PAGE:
SFL: What is a favorite trip you have been on with your students?
For me the trip to South Africa. I’ve been blessed to go several times. That’s always been the most meaningful for me because I’ve been able to spend the most time getting to know the children in South Africa. I actually have three adopted sons from South Africa. While there, our students are able to spend the most time in classrooms and interacting with kids and visiting orphanages. Just the beauty of the people there and the joy and the resilience of the people despite the difficult circumstances that many of them live in is very inspiring to me and very transformational.
SFL: Can you recall a specific situation where a student taught you something?
Oh goodness! I wrote a whole book about that. I guess a better answer to that would be I have a whole book I wrote called Crash Course: The Life Lessons My Students Taught Me. And actually the whole book is about lessons I learned from my students, the lessons and everything from resilience, gratitude, the importance of play, laughter, joy, optimism, those kinds of things. Even through difficult times and circumstances and times that I have gone through in my life, I would always look to my students and see how strong they were and resilient and forgiving and loving they were despite their circumstances. And I would draw from that and get through very tough times in my personal life. We all have ups and downs and so my students have been a sanctuary for me almost at times and I’ve learned from them. So that’s why I chose to write an entire book about the lessons that they instilled in me.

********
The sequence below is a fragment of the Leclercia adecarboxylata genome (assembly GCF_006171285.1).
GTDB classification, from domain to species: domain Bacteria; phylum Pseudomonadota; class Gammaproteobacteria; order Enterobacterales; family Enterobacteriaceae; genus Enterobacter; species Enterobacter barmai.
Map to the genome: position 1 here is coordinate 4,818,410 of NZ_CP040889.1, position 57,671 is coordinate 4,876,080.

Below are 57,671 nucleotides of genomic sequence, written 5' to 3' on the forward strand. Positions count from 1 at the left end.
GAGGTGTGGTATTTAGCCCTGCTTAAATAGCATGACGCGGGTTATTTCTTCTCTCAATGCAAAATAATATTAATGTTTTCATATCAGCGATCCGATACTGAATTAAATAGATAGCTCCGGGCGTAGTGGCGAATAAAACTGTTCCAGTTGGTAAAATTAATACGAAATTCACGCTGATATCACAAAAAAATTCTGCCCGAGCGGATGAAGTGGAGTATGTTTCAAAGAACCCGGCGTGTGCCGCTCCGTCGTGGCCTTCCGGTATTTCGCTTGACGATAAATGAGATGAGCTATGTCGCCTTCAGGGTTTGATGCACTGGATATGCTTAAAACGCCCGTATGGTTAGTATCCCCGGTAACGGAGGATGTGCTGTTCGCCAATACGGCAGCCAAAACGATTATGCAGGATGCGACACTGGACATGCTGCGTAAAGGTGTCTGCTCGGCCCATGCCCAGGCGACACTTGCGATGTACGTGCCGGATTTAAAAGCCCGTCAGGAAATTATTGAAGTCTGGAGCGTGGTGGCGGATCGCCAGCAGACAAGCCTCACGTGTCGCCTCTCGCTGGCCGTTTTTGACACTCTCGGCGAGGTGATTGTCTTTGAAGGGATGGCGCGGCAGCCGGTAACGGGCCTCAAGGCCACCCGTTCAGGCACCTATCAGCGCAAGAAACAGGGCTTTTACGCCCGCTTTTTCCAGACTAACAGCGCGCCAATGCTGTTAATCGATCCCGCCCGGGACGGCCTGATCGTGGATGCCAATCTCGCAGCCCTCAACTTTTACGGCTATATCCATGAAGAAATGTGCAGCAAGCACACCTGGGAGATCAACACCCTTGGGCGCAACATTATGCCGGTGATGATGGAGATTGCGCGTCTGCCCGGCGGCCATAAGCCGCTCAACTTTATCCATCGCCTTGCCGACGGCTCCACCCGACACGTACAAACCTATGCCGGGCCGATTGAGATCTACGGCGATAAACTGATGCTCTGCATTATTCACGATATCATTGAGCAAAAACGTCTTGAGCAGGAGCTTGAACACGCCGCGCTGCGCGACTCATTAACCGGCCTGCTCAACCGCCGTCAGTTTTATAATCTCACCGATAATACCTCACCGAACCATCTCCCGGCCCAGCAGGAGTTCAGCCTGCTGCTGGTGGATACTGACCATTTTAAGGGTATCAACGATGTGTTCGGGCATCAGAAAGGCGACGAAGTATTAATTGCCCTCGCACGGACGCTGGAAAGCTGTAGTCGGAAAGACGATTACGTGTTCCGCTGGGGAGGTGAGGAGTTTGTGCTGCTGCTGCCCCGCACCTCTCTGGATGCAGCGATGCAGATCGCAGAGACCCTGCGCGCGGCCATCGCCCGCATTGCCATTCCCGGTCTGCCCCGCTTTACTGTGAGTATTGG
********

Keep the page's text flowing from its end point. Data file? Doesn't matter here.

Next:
SFL: What career would you have chosen if you were not a teacher?
I was one of those people who always wanted to be a teacher. I was one of those people who always loved school. I went to the University of Georgia, like you. I always loved to write so I thought about being a journalism major going into Broadcast Journalism. That was something I considered but when it came down to it I really wanted to be in a school with children every day.